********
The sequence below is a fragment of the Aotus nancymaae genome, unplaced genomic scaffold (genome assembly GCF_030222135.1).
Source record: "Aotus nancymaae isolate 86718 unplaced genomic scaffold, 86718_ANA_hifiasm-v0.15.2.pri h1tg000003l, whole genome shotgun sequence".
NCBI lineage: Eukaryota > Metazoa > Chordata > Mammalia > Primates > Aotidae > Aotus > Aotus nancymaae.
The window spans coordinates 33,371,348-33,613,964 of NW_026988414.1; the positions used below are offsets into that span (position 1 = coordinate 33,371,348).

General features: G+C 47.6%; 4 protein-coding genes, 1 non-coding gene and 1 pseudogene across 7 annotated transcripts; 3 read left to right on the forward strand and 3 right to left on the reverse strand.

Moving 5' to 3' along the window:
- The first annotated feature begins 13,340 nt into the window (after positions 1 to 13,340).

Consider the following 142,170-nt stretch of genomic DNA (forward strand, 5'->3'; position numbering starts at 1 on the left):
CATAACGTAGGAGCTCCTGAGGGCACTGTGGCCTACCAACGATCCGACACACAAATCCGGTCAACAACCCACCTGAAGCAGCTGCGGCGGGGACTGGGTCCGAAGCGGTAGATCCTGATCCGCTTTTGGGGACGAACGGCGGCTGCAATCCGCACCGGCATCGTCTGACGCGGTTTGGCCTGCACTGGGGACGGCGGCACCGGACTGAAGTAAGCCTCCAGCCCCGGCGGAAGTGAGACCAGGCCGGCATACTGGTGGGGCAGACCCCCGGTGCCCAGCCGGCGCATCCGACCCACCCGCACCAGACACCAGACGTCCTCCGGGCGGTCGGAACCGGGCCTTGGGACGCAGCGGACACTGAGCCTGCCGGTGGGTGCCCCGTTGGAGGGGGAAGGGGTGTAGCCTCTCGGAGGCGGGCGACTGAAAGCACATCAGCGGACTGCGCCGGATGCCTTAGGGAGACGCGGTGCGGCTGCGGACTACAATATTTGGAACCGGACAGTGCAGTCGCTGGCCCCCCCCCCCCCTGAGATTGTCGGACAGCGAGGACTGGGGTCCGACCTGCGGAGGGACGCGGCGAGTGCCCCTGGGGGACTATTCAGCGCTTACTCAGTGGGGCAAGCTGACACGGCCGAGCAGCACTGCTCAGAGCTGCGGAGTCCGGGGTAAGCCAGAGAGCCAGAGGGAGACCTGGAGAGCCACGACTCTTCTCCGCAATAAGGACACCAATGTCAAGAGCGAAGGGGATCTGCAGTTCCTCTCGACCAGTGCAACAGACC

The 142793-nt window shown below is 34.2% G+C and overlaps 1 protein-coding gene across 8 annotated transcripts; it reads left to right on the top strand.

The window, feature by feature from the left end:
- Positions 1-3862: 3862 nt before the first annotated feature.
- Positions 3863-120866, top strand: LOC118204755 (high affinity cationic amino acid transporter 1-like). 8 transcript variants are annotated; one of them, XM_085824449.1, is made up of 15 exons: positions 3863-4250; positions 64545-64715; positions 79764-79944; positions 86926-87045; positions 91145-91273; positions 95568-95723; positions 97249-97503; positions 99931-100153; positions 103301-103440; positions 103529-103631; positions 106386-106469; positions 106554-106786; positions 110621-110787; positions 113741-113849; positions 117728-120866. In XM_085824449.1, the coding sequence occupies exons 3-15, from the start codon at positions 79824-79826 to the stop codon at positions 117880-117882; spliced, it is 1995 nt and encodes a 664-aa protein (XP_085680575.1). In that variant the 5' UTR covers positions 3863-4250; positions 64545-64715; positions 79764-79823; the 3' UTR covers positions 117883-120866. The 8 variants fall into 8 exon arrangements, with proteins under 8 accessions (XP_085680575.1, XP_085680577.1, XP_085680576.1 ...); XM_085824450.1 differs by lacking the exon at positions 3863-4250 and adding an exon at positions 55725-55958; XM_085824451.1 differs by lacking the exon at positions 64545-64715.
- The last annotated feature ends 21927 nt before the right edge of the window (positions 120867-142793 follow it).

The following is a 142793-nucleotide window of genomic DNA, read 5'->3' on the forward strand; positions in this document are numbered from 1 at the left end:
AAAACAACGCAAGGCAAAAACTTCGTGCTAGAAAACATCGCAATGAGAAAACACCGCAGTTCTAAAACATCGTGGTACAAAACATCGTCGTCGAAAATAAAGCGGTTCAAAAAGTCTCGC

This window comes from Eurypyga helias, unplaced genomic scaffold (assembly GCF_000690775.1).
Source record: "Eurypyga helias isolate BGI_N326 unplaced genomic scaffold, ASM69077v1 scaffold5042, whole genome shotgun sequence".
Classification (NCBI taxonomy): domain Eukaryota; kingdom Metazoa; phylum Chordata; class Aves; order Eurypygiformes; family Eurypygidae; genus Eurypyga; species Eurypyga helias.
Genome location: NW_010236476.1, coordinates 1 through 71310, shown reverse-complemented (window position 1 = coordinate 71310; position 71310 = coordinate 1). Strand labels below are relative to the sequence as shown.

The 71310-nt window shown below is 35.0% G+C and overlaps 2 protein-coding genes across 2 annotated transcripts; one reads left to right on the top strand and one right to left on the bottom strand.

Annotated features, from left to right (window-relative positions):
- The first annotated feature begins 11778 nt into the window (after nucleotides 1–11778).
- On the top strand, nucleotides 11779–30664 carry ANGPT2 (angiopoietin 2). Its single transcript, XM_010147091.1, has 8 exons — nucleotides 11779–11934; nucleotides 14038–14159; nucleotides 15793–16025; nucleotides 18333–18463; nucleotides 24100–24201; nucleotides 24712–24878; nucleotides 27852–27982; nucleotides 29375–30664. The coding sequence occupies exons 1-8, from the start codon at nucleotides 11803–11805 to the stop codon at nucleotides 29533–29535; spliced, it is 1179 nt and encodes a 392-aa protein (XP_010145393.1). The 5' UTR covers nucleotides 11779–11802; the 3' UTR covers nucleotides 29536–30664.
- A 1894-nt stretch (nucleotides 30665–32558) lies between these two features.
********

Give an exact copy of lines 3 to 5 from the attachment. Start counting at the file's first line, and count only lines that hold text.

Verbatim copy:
NCBI lineage: Eukaryota > Metazoa > Chordata > Mammalia > Primates > Aotidae > Aotus > Aotus nancymaae.
The window spans coordinates 33,371,348-33,613,964 of NW_026988414.1; the positions used below are offsets into that span (position 1 = coordinate 33,371,348).

General features: G+C 47.6%; 4 protein-coding genes, 1 non-coding gene and 1 pseudogene across 7 annotated transcripts; 3 read left to right on the forward strand and 3 right to left on the reverse strand.